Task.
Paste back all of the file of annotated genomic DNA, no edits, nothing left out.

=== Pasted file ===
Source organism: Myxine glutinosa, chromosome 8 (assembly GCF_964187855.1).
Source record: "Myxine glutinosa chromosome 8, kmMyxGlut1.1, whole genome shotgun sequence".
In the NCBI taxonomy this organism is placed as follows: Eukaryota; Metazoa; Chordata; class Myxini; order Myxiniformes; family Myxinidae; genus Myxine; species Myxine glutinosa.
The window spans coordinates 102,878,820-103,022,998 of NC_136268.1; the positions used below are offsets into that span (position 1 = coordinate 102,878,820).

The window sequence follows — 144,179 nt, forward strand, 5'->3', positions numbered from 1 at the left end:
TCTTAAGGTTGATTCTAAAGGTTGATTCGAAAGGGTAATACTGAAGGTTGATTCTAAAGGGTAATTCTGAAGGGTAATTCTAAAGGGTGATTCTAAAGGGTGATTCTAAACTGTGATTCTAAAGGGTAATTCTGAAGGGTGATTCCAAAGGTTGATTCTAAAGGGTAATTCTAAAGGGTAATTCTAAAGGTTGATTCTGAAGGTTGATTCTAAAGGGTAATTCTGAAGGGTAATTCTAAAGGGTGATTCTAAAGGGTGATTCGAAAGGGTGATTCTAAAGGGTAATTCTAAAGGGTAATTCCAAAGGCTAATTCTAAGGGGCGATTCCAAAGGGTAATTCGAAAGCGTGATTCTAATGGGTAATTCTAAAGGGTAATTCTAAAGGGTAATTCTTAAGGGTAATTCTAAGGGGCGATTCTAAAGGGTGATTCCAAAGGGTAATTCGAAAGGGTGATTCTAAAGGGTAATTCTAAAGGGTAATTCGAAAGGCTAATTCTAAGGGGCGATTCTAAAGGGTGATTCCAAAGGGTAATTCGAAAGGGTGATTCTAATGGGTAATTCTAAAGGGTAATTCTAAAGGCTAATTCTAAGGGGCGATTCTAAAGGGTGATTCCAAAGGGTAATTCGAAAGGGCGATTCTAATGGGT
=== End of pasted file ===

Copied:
Source organism: Myxine glutinosa, chromosome 8 (assembly GCF_964187855.1).
Source record: "Myxine glutinosa chromosome 8, kmMyxGlut1.1, whole genome shotgun sequence".
In the NCBI taxonomy this organism is placed as follows: Eukaryota; Metazoa; Chordata; class Myxini; order Myxiniformes; family Myxinidae; genus Myxine; species Myxine glutinosa.
The window spans coordinates 102,878,820-103,022,998 of NC_136268.1; the positions used below are offsets into that span (position 1 = coordinate 102,878,820).

The window sequence follows — 144,179 nt, forward strand, 5'->3', positions numbered from 1 at the left end:
TCTTAAGGTTGATTCTAAAGGTTGATTCGAAAGGGTAATACTGAAGGTTGATTCTAAAGGGTAATTCTGAAGGGTAATTCTAAAGGGTGATTCTAAAGGGTGATTCTAAACTGTGATTCTAAAGGGTAATTCTGAAGGGTGATTCCAAAGGTTGATTCTAAAGGGTAATTCTAAAGGGTAATTCTAAAGGTTGATTCTGAAGGTTGATTCTAAAGGGTAATTCTGAAGGGTAATTCTAAAGGGTGATTCTAAAGGGTGATTCGAAAGGGTGATTCTAAAGGGTAATTCTAAAGGGTAATTCCAAAGGCTAATTCTAAGGGGCGATTCCAAAGGGTAATTCGAAAGCGTGATTCTAATGGGTAATTCTAAAGGGTAATTCTAAAGGGTAATTCTTAAGGGTAATTCTAAGGGGCGATTCTAAAGGGTGATTCCAAAGGGTAATTCGAAAGGGTGATTCTAAAGGGTAATTCTAAAGGGTAATTCGAAAGGCTAATTCTAAGGGGCGATTCTAAAGGGTGATTCCAAAGGGTAATTCGAAAGGGTGATTCTAATGGGTAATTCTAAAGGGTAATTCTAAAGGCTAATTCTAAGGGGCGATTCTAAAGGGTGATTCCAAAGGGTAATTCGAAAGGGCGATTCTAATGGGT